Brash family devoted to running popular summer event for two decades
Kaley Conway makes the first turn during the barrel race of a recent Brash Rodeo Summer Series event. (Jeremy Weber photos/Daily Inter Lake)
JP Koch-Ford tries his hand at chute dogging in the June 4 Brash Rodeo Summer Series event in Columbia Falls.
Will Swayze goes flying during the bareback bronc riding portion of the Brash Rodeo Summer Series. (Jeremy Weber/Daily Inter Lake)
Devyn Campbell holds on during the ranch bronc riding at the Brash Rodeo Summer Series.
Zoey Bruyer heads for the final turn in peewee barrel racing. (Jeremy Weber/Daily Inter Lake)
Dustin Morigeau thrills the crowd duing the saddle bronc event.
Dylann Billington leaves the gate during the ladies breakaway roping. (Jeremy Weber/Daily Inter Lake)
Dustin Morigeau comes out of the gate during ranch bronc riding.
Megan Tutvedt, Rodeo Champions of America 2020 Queen for Montana, brings the American flag into the area on her horse, Peppy. (Jeremy Weber/Daily Inter Lake)
Young rodeo fans get together outside of the arena.
Daily Inter Lake | June 21, 2020 1:00 AM
For Vance Brash and his family, rodeo is a way of life.
He and his family have owned and operated the Brash Rodeo for 20 years, bringing bull riding, bronc busting, barrel racing and more to Columbia Falls, Kalispell and Hot Springs. With Vance’s parents manning the ticket booth, his son working as a pickup man and his fiance acting as the rodeo secretary, everyone in the family takes on a variety of tasks to keep the operation running smoothly.
“To run this place, you have to be a mechanic, a carpenter and welder and so much more. There is a lot to take care of, that’s for sure,” Brash said.
Twenty years ago, when Brash first approached his friend Dick Sapa with the idea of hosting a rodeo behind the Blue Moon Nite Club in Columbia Falls, his friend was unsure.
“I approached Dick about the idea for all this about 20 years ago and his response was to ask me if I was crazy,” Brash said. “He eventually came around and helped us get started and we have been going ever since.”
After helping to get the rodeo up and running in its first year, Sapa bought the arena prior to the second season and still owns it today.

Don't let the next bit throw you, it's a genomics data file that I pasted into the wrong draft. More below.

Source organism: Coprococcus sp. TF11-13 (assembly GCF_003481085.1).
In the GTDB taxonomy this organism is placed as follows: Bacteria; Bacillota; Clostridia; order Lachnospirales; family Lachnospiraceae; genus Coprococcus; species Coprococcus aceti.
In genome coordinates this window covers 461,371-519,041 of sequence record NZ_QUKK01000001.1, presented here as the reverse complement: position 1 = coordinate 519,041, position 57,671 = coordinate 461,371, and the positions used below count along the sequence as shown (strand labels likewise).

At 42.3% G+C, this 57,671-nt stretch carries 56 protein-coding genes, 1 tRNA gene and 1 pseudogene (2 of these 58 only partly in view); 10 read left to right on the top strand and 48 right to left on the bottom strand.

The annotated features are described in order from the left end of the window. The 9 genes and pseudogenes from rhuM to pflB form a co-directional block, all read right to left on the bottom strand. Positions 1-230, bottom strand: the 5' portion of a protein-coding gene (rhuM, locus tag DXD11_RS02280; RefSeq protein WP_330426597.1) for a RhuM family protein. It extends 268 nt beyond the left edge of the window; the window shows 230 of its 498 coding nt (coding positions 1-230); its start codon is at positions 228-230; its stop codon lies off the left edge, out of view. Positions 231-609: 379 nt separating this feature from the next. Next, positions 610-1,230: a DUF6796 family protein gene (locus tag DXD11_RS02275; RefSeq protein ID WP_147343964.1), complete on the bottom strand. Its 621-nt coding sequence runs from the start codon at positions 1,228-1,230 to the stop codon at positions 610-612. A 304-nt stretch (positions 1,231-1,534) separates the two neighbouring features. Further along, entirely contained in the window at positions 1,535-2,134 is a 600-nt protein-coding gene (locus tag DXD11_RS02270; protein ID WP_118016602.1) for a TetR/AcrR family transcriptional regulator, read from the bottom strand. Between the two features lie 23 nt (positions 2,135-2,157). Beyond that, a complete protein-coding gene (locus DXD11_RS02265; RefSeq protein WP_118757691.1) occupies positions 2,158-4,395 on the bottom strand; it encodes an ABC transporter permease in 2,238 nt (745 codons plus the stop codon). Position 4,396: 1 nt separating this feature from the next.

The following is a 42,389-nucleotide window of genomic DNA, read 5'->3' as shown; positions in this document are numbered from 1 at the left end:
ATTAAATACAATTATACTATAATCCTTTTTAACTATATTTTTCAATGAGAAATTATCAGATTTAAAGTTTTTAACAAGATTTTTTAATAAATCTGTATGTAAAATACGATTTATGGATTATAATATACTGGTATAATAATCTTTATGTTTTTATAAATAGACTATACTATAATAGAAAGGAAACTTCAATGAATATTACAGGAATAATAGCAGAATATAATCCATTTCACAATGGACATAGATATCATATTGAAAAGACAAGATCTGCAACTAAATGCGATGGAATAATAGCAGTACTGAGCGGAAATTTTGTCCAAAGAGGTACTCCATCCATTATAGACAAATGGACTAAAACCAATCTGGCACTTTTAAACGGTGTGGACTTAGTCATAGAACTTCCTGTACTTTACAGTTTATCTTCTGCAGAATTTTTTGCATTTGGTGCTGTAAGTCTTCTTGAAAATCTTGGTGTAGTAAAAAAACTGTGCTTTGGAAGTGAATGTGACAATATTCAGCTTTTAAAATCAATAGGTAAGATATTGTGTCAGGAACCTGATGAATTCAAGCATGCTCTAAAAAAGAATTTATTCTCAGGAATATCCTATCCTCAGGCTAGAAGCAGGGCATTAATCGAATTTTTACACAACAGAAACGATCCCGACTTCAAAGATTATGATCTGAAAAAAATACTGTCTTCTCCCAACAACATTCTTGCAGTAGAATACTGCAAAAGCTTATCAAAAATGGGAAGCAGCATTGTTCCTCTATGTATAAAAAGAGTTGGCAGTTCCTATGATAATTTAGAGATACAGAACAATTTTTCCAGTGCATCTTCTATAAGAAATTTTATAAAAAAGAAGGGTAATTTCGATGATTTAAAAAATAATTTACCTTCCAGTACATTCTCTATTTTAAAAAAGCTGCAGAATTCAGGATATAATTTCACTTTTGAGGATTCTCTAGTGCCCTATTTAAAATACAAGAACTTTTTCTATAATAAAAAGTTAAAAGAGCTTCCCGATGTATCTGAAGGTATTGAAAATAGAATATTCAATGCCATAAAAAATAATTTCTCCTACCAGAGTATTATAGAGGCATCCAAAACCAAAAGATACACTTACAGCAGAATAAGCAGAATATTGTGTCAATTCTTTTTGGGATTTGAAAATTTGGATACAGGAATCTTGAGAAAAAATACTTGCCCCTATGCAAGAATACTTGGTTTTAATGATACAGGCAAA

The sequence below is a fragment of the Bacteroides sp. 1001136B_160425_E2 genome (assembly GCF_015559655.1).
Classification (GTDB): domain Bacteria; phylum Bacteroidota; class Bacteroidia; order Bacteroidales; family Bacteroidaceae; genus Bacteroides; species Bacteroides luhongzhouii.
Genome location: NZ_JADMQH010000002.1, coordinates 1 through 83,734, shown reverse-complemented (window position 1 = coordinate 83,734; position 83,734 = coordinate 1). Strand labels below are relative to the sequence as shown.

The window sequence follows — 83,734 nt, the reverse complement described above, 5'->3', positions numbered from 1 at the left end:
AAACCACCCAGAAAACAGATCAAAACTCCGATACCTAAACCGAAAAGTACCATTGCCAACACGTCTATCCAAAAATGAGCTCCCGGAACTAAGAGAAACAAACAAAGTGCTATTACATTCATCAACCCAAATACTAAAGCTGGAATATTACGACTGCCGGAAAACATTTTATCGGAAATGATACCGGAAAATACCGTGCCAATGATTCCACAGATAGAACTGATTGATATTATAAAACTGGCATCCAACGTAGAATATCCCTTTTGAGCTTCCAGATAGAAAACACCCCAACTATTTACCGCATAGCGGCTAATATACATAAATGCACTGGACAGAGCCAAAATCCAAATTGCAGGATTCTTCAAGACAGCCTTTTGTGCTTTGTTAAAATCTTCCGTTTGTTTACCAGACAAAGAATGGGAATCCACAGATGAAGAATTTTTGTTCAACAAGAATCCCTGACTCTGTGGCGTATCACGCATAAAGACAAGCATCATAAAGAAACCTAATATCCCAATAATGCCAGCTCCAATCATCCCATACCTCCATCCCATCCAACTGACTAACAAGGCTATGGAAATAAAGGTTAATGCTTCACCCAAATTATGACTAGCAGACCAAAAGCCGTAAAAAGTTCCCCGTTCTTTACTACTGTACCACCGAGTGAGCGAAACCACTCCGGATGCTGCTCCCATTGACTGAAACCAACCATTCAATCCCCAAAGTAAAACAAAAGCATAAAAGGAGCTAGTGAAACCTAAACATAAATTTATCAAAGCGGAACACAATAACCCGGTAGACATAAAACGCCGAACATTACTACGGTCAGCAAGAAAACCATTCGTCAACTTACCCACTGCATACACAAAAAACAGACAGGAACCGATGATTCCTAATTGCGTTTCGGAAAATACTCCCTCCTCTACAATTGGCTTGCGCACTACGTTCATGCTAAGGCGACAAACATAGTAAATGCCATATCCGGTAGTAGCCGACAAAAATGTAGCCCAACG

From the beginning, Brash Rodeo has striven to produce a unique, up-close rodeo experience that is inviting to both fans and competitors. With spectator seating located just feet from the arena, fans really feel like they are part of the action while the open rodeo (unsanctioned by any rodeo association) format draws competitors of all ages and skill levels.
“At this rodeo, you will see a first-time competitor competing right alongside former world champions. We are very proud to be able to say that. It’s a neat mix and it doesn’t happen at a lot of rodeos and it makes us unique,” Brash said. “Also, this rodeo is definitely an up-close and personal experience. At most rodeos, you don’t get to sit as close to the arena as you can here. You might end up with cow crap in your beer, but it’s all good. It’s amazing how many people think that makes it more fun.”
Rodeo judge Eric Christison added his own observation.
“We strive to put on a great performance with our livestock and we get to showcase professional cowboys and newcomers at the same time,” Christison said. “This is a place where amateurs can learn and professionals can polish their skills,”
With COVID-19 shutting down many rodeo events across the state, Brash Rodeo’s Summer Series Rodeo behind the Blue Moon in Columbia Falls was proud to be the first rodeo to open its gates to the public in May, drawing more than 200 competitors and hundreds of fans at its first rodeo. After obtaining permission from the City-County Health Department to resume operation, the rodeo finished up the final two postponed events of the Winter Series rodeo before playing host to the Brash Rodeo Summer Series every week.
“We had some issues working with the health department; they didn’t really know what to tell us,” Brash said. “They had their orders from the governor and nobody was willing to commit to anything. We finally just said that we were going to open up and they said OK.”
According to Brash, this season’s attendance has been a little slow but has been increasing with every rodeo. In the past, the Summer Series has drawn an average of 500 spectators with as many as 1,200 in the peak months of July and August.
While the rodeo is no longer requiring competitors to wear masks when not in the act of competing, it is still taking safety very seriously, providing hand sanitation stations and encouraging social distancing.
“We are trying to do it right and we take the threat seriously, but it is still Montana and we want our rodeo,” Brash said. “It will be interesting to see what happens with the rest of this summer. I’m guessing that we are going to get a lot of local tourists from Montana and the surrounding states. We will have to see who all else makes the trip out here.”
For more information about the rodeo schedule and ticket prices, visit the Brash Rodeo website at https://glaciercountryrodeo.com.
Reporter Jeremy Weber may be reached at 758-4446 or firstname.lastname@example.org.